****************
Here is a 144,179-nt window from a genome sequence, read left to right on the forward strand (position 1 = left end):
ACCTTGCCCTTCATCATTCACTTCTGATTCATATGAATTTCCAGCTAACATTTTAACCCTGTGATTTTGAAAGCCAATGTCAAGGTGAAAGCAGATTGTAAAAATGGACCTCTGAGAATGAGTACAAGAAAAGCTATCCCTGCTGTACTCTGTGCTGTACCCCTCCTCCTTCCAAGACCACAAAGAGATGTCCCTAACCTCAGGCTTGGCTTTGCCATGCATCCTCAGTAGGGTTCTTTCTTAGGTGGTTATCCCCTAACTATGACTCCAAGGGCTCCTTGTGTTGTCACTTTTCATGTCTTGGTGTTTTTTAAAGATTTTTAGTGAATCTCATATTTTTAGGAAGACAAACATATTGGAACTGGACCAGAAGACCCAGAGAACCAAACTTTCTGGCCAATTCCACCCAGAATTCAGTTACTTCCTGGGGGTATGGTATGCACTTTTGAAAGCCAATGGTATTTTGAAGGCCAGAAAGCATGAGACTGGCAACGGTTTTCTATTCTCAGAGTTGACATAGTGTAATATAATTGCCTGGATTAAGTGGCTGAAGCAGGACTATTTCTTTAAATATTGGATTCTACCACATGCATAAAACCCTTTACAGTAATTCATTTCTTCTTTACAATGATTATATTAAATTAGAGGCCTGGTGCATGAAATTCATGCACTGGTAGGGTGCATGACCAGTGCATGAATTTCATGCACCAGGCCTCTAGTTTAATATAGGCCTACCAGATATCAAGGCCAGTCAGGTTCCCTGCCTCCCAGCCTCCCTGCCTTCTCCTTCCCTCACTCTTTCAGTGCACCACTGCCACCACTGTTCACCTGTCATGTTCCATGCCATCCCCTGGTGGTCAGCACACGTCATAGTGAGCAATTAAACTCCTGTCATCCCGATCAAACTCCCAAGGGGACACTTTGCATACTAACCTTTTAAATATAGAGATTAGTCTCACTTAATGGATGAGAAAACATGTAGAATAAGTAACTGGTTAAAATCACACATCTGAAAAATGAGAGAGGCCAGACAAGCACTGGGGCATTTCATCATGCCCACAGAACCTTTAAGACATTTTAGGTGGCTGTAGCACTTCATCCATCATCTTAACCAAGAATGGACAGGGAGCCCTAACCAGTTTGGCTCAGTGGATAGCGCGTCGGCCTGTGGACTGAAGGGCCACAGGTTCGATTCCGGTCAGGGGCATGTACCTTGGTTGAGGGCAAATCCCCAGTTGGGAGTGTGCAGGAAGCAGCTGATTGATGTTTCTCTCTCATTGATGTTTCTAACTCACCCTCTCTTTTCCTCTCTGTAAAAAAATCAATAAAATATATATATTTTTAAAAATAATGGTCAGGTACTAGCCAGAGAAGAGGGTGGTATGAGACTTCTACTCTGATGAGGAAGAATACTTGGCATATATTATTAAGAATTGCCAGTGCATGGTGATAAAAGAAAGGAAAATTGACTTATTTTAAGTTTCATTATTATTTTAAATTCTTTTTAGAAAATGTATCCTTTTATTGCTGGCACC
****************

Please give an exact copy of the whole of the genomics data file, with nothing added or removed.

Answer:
Here is a 144,179-nt window from a genome sequence, read left to right on the forward strand (position 1 = left end):
ACCTTGCCCTTCATCATTCACTTCTGATTCATATGAATTTCCAGCTAACATTTTAACCCTGTGATTTTGAAAGCCAATGTCAAGGTGAAAGCAGATTGTAAAAATGGACCTCTGAGAATGAGTACAAGAAAAGCTATCCCTGCTGTACTCTGTGCTGTACCCCTCCTCCTTCCAAGACCACAAAGAGATGTCCCTAACCTCAGGCTTGGCTTTGCCATGCATCCTCAGTAGGGTTCTTTCTTAGGTGGTTATCCCCTAACTATGACTCCAAGGGCTCCTTGTGTTGTCACTTTTCATGTCTTGGTGTTTTTTAAAGATTTTTAGTGAATCTCATATTTTTAGGAAGACAAACATATTGGAACTGGACCAGAAGACCCAGAGAACCAAACTTTCTGGCCAATTCCACCCAGAATTCAGTTACTTCCTGGGGGTATGGTATGCACTTTTGAAAGCCAATGGTATTTTGAAGGCCAGAAAGCATGAGACTGGCAACGGTTTTCTATTCTCAGAGTTGACATAGTGTAATATAATTGCCTGGATTAAGTGGCTGAAGCAGGACTATTTCTTTAAATATTGGATTCTACCACATGCATAAAACCCTTTACAGTAATTCATTTCTTCTTTACAATGATTATATTAAATTAGAGGCCTGGTGCATGAAATTCATGCACTGGTAGGGTGCATGACCAGTGCATGAATTTCATGCACCAGGCCTCTAGTTTAATATAGGCCTACCAGATATCAAGGCCAGTCAGGTTCCCTGCCTCCCAGCCTCCCTGCCTTCTCCTTCCCTCACTCTTTCAGTGCACCACTGCCACCACTGTTCACCTGTCATGTTCCATGCCATCCCCTGGTGGTCAGCACACGTCATAGTGAGCAATTAAACTCCTGTCATCCCGATCAAACTCCCAAGGGGACACTTTGCATACTAACCTTTTAAATATAGAGATTAGTCTCACTTAATGGATGAGAAAACATGTAGAATAAGTAACTGGTTAAAATCACACATCTGAAAAATGAGAGAGGCCAGACAAGCACTGGGGCATTTCATCATGCCCACAGAACCTTTAAGACATTTTAGGTGGCTGTAGCACTTCATCCATCATCTTAACCAAGAATGGACAGGGAGCCCTAACCAGTTTGGCTCAGTGGATAGCGCGTCGGCCTGTGGACTGAAGGGCCACAGGTTCGATTCCGGTCAGGGGCATGTACCTTGGTTGAGGGCAAATCCCCAGTTGGGAGTGTGCAGGAAGCAGCTGATTGATGTTTCTCTCTCATTGATGTTTCTAACTCACCCTCTCTTTTCCTCTCTGTAAAAAAATCAATAAAATATATATATTTTTAAAAATAATGGTCAGGTACTAGCCAGAGAAGAGGGTGGTATGAGACTTCTACTCTGATGAGGAAGAATACTTGGCATATATTATTAAGAATTGCCAGTGCATGGTGATAAAAGAAAGGAAAATTGACTTATTTTAAGTTTCATTATTATTTTAAATTCTTTTTAGAAAATGTATCCTTTTATTGCTGGCACC